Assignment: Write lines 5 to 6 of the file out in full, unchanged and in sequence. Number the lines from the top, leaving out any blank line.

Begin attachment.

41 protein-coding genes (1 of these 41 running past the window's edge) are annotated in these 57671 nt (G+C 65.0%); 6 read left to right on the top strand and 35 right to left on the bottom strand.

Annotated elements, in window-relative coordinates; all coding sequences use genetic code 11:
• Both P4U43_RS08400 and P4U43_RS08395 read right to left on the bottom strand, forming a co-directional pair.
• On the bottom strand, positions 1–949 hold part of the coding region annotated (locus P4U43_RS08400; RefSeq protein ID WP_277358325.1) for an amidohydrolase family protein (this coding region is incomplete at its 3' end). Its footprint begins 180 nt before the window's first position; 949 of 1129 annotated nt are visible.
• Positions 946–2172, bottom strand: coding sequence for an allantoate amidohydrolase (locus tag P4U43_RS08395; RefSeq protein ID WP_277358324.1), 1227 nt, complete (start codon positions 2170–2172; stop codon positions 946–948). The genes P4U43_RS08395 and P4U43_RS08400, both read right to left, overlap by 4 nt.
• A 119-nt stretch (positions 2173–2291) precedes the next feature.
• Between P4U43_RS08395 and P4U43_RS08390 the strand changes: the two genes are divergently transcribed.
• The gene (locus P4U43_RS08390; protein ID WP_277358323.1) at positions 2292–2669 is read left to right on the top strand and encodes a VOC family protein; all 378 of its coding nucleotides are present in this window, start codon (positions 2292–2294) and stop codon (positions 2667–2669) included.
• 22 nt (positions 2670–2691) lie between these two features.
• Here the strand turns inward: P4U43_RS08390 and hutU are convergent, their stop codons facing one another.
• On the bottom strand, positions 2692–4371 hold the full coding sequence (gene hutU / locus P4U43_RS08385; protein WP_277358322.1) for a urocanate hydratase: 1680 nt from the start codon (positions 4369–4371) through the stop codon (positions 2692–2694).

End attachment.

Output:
• Positions 946–2172, bottom strand: coding sequence for an allantoate amidohydrolase (locus tag P4U43_RS08395; RefSeq protein ID WP_277358324.1), 1227 nt, complete (start codon positions 2170–2172; stop codon positions 946–948). The genes P4U43_RS08395 and P4U43_RS08400, both read right to left, overlap by 4 nt.
• A 119-nt stretch (positions 2173–2291) precedes the next feature.